For all the mobos I cleaned, I never had corrosion, right after giving it a bath, I use a hairdryer to make most water to go away
All you need is to remove everything that may still produce some electricity (batteries, etc) and don't use it untill it's dry. Water only hurts when it's doing short circuits (by itself or after corrosion), but it will only corrode if you let the water sit for long period of time, or else any spray of water on anything made of iron would have terrible consequences ^^
I too have given a bath to electronics, but only in extreme cases (when it’s absolutely filthy). I also restore vintage test gear (oscilloscopes, multimeters, function generators) and routinely give them baths. In those cases, I generally (don’t) bathe the circuit boards, but *will* bathe stuff like transformers and CRTs, along with all the case parts. I use Dawn dish detergent and warm water, plus a battery powered scrub brush (with high density, medium hardness bristles), ScotchBrite sponge and, most crucially, a Mr. Clean Magic Eraser (melamine sponge).
I also use the the same equipment for restoring vintage PC case parts (before a course of RetroBrite). After cleaning and rinsing with warm water, I perform a second rinse with a 1:5 mix of distilled water and 90% Iso Alcohol then let the parts air dry. (Doing the distilled water rinse prevents water spots when the parts air dry; the small amount of alcohol helps to accelerate drying while not damaging the plastics.)
After cleaning large transformers like this, I will place them in the oven (or on a PCB heater) at 100c for 6 hours to make sure all the water is forced out. Never use just 90% Iso, grain alcohol, acetone, etc. on these, as they’re generally sealed with a lacquer, which you don’t want to dissolve.
Sometimes I will give large PCBs, motherboards, etc. a bath like this as well, however you should be fast, never let the board soak for long periods. I’ve found an anti-static nylon brush, baking soda, Dawn and warm water in a bath tub is a great way to clean up corrosion on motherboards with damage from a leaking battery. (The baking soda adds a bit of grit and acts like ultra fine grain sand paper, plus it neutralizes acid from the battery.)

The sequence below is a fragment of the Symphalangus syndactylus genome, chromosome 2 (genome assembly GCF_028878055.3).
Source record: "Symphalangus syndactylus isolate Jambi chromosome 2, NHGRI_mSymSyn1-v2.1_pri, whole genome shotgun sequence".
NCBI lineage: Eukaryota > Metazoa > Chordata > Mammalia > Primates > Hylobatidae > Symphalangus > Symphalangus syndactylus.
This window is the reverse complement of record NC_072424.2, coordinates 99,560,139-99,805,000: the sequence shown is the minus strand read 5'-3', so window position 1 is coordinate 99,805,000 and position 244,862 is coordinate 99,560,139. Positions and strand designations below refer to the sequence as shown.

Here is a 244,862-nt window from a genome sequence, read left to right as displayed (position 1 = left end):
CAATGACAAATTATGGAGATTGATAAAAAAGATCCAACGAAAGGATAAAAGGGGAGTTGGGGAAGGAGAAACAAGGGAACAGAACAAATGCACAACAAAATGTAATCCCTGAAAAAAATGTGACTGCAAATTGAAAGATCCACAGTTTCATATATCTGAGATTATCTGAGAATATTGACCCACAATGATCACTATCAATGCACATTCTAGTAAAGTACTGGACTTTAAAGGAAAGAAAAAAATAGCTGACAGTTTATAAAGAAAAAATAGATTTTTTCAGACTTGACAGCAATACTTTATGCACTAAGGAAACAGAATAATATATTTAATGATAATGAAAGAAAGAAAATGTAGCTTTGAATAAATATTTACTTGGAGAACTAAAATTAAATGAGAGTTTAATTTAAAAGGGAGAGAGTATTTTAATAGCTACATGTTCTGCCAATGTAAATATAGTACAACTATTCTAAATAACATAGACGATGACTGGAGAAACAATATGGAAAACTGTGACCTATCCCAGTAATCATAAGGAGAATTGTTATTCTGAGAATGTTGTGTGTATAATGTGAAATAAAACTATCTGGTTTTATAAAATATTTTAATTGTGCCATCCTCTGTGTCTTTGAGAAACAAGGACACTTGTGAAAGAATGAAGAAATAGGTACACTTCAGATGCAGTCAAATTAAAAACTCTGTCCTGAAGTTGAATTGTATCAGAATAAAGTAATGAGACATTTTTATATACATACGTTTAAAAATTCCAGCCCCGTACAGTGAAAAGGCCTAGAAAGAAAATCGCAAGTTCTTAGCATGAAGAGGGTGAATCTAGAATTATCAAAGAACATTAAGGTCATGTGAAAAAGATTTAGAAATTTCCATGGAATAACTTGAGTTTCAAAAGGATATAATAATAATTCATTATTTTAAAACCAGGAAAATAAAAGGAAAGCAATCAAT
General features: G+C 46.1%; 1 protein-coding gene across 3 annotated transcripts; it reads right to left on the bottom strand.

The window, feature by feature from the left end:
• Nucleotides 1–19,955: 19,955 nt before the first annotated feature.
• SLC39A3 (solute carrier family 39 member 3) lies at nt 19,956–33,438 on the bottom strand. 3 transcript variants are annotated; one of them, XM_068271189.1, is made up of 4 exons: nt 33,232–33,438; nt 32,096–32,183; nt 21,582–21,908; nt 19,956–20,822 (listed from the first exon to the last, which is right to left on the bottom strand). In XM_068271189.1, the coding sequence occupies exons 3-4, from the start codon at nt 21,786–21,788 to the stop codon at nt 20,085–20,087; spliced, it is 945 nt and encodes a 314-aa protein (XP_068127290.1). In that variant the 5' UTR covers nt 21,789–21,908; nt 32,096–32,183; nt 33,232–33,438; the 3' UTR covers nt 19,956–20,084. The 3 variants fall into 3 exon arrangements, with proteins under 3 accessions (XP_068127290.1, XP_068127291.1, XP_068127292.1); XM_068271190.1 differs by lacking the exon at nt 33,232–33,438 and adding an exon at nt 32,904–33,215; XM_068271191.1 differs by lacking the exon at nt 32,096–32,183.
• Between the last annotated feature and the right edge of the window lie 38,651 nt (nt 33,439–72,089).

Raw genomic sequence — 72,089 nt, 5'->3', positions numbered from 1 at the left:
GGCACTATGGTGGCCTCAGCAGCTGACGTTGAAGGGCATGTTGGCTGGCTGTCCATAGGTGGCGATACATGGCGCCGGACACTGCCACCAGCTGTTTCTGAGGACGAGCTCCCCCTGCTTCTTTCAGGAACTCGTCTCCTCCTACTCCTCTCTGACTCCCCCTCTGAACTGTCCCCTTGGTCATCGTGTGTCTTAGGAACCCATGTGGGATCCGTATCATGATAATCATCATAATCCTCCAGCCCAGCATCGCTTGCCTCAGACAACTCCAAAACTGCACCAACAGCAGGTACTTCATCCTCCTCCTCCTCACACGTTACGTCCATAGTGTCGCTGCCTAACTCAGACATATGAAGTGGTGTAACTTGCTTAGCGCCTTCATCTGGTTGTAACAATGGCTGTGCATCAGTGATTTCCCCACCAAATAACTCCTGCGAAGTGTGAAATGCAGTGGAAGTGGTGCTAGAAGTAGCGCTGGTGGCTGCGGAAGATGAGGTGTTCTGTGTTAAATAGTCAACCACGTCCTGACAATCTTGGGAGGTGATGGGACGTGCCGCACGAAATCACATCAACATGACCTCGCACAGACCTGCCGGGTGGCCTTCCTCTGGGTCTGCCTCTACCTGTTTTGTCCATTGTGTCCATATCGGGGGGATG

Keep in mind PCBs are hydroscopic and will absorb water, so again, do *not* let it soak! Get in and get out. If you use the baking soda method, make sure you rinse all the ISA and memory slots *very* well. Once I do a clean water rinse, I do a pure 90% Iso soak in a small plastic bin and scrub (again, with a nylon bristle brush) all the solder joints, to clean any residual flux residue that might have been left after manufacturer (if you don’t do an alcohol scrub after washing in water the flux will show up as white crusty spots around solder joints). After the alcohol soak/scrub, I rinse the board with fresh Iso Alcohol from a spray bottle (I let the board drip over the plastic bin I used for the scrub; you can then put a lid on the bin and keep using it for board cleaning until the alcohol turns yellow with flux residue).
After rinsing and air drying for 30 minutes I put large boards in the bottom oven rack (and small boards on my PCB pre-heater) at 100c for a couple of hours. If you have a gas cooking oven, I’d keep the door open or cracked, as they can overshoot quite a bit as they cycle. In the summer, you can put the board on the hood of your car when the sun is directly overhead too (works great for RetroBrite as well).
I developed some of my techniques by trial and error, others from methods Tektronix used to clean Oscilloscopes after servicing them. (They used a medium pressure spray wand, a distilled water rinse, plus a large walk in oven for drying. They would do this to the entire scope, circuit boards, transformers, CRTs and all!)
I’ve restored close to 100 pieces of vintage test gear and computers like this, so I know it works. 😀
Any sufficiently advanced technology is indistinguishable from magic. (E.g., Cheez Whiz, RF, Hot Dogs)